“The world is no longer the story of our omniscience, but a collection of unrelated movements weaved into an okay narrative about ourselves.”
Yesterday I may have inadvertently helped a real estate agent sell a $1.4 million dollar house. That this was through the very auspices of being me makes this story notable. The house in mention resides in an opulent neighborhood next to a café whose outdoor seating—consisting of quaint wooden benches, potted herbs, and child made ceramics embedded in the concrete—I had solely occupied during my morning coffee. It was very brisk out, and while others sat inside, I hunched inward bracing my shoulders against the wind, reading a first edition hardback of a well-reviewed book whose author’s œuvre is looked favorably upon. I wore leather loafers, harlequin socks, orange corduroys, and was looking rather bookish. In short, like the kind of person you’d want to occasionally see forlornly reading outside your window, as some demographical extension of the cultured and/or cultural city one imagines themselves living in, whose steep cost of living may then be seen as a surcharge of sorts. I solidified the stereotype, while making myself nauseous. The real estate agent, a stunning “hapa” woman of mixed Caucasian-Asian race, who draped an intricately hand-knitted shawl over a slim Ann Taylor dress suit, gave me this sharp smile, if my entire existence as an aimless gnat had somehow led me to that critical point: I, the faceless mannequin of dying literature suspended in a cryogenic vat of self-contemplation, frozen in a lost pastoral, which felt so real at the time (the freezing part), as the fog slid under the sun and the silver fingers of wind went up my shirt. The prospective buyer looked at me with longing, my eyes corroborating the moment with falsity. He’ll likely buy the house. In the imagined fashion show of our lives, the anorexic look well fed. To the real estate agent, I lowered my gaze into my book of lies. May I waive my commission for a chance to wave back.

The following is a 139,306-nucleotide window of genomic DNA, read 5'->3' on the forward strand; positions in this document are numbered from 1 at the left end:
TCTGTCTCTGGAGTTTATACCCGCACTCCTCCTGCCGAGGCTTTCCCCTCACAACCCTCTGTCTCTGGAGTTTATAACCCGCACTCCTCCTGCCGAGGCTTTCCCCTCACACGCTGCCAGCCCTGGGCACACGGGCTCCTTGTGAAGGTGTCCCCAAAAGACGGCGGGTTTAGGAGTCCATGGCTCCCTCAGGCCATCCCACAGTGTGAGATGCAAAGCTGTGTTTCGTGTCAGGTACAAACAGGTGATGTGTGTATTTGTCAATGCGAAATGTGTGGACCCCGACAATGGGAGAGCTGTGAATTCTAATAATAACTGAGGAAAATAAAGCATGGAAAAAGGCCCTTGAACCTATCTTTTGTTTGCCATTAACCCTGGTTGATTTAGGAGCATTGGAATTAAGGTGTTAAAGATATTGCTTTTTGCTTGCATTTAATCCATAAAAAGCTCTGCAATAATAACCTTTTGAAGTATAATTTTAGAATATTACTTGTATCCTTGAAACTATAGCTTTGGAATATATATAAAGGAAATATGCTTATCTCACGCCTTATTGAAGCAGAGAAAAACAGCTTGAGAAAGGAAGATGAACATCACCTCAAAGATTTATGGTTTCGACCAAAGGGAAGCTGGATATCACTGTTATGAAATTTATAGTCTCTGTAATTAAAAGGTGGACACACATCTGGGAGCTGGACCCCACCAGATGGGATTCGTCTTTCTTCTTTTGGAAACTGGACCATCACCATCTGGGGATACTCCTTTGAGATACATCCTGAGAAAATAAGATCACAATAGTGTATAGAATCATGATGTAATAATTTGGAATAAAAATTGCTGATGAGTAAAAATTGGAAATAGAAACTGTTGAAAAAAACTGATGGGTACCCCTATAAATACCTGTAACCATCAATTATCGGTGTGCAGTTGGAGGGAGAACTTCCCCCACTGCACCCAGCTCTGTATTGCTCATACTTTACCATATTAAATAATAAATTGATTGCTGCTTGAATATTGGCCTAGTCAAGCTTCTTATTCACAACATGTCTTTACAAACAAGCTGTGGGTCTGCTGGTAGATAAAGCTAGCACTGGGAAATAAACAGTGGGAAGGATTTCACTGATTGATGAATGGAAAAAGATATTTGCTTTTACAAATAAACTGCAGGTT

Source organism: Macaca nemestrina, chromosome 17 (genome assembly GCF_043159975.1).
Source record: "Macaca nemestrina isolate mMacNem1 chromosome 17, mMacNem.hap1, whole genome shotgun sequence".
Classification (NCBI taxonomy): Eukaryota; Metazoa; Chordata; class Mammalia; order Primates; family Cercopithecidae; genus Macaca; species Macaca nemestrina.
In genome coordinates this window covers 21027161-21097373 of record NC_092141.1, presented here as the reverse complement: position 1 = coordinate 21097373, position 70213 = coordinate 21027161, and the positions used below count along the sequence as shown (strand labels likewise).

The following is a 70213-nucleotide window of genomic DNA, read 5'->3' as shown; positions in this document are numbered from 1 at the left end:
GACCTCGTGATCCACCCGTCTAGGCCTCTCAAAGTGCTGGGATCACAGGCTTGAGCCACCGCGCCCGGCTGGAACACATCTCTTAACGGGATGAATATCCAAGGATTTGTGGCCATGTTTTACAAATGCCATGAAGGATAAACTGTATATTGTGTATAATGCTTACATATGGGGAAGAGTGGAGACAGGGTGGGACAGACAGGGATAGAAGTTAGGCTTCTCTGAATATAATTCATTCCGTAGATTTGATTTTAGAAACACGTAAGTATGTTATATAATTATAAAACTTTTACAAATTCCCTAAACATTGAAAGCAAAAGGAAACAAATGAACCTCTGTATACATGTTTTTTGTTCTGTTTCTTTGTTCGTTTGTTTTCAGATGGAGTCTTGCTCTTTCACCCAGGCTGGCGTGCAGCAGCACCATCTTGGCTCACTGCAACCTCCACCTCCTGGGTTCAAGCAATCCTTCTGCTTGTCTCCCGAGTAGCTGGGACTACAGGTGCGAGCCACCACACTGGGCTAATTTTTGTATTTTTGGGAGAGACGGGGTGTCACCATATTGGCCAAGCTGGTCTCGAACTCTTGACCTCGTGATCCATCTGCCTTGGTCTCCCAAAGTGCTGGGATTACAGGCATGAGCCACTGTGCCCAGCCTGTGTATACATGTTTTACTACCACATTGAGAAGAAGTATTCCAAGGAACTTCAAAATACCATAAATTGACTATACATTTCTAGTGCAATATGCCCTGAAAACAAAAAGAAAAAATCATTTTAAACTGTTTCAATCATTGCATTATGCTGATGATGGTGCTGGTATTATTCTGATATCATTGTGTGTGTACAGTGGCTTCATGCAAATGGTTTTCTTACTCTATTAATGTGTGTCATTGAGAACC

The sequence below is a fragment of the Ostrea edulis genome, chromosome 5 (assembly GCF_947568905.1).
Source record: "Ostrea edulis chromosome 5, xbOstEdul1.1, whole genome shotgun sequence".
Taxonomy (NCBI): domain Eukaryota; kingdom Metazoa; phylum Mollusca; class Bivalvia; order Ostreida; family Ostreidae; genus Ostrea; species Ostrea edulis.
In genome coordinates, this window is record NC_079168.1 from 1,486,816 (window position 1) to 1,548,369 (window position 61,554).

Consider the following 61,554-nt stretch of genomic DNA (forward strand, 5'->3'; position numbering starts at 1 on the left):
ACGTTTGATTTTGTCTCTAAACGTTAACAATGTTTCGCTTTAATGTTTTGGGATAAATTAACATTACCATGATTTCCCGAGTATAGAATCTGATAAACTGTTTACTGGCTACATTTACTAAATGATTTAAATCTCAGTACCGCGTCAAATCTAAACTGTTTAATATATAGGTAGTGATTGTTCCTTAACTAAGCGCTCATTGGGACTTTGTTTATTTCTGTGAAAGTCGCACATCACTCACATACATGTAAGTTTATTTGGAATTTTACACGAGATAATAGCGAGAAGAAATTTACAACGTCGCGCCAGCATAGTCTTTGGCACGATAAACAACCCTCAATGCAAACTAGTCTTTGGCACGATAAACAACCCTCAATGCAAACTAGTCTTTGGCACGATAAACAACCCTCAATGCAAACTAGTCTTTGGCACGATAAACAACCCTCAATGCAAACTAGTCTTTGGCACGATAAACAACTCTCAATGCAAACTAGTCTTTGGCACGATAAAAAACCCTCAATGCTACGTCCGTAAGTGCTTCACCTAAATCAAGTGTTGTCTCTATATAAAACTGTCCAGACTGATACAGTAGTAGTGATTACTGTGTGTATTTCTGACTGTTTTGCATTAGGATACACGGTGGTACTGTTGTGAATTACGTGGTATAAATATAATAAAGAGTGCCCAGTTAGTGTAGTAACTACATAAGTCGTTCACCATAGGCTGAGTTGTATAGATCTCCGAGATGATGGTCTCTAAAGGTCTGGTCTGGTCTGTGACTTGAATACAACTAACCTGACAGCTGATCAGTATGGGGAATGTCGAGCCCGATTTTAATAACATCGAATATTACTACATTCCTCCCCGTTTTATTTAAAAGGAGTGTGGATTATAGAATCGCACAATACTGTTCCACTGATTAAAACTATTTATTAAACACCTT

Because of the holiday, the first two places at which I usually get my morning coffee were closed, which indignantly took me a few extra blocks to another cafe, in which a line quickly formed behind me as I made my order. People made facial expressions of exasperation when it took me awhile to realize that what I presumed was ham (as represented by a photo stock image of a “breakfast bagel”) was actually a dark shadow created by the egg; and yet oddly, they had ham available for an extra dollar. The cashier was a gaunt woman with spiky hair dressed in early-’90s grunge-esque flannel, who exuded this slightly disturbed vibe of someone who, at whatever delinquent hour, and from whatever oblivious slumber, always feels as if they have been woken up too early. As she took my order and began executing its logistics, she ran a verbal commentary of doing so, likely on her own behalf, systematically invoking her own consciousness more than once. So what appeared before us, somewhat confounding, was a kind of meta-awareness of not just what she was doing, as she was doing it, but of the very origin of such thoughts. “My brain,” she kept saying, “I just need to, my brain, wait,” somewhat pleadingly, so early in the morning, which I did, waited. And as the second hand made its full revolution on the wall clock, only to begin in the same apparent moment it had just been a minute earlier, time felt less of an accommodating thing than this liability cosmically incurred by accident, of something condemned to move forward, thusly demonstrated by the very footsteps which carried myself, and my bagel with incidental ham, out the door.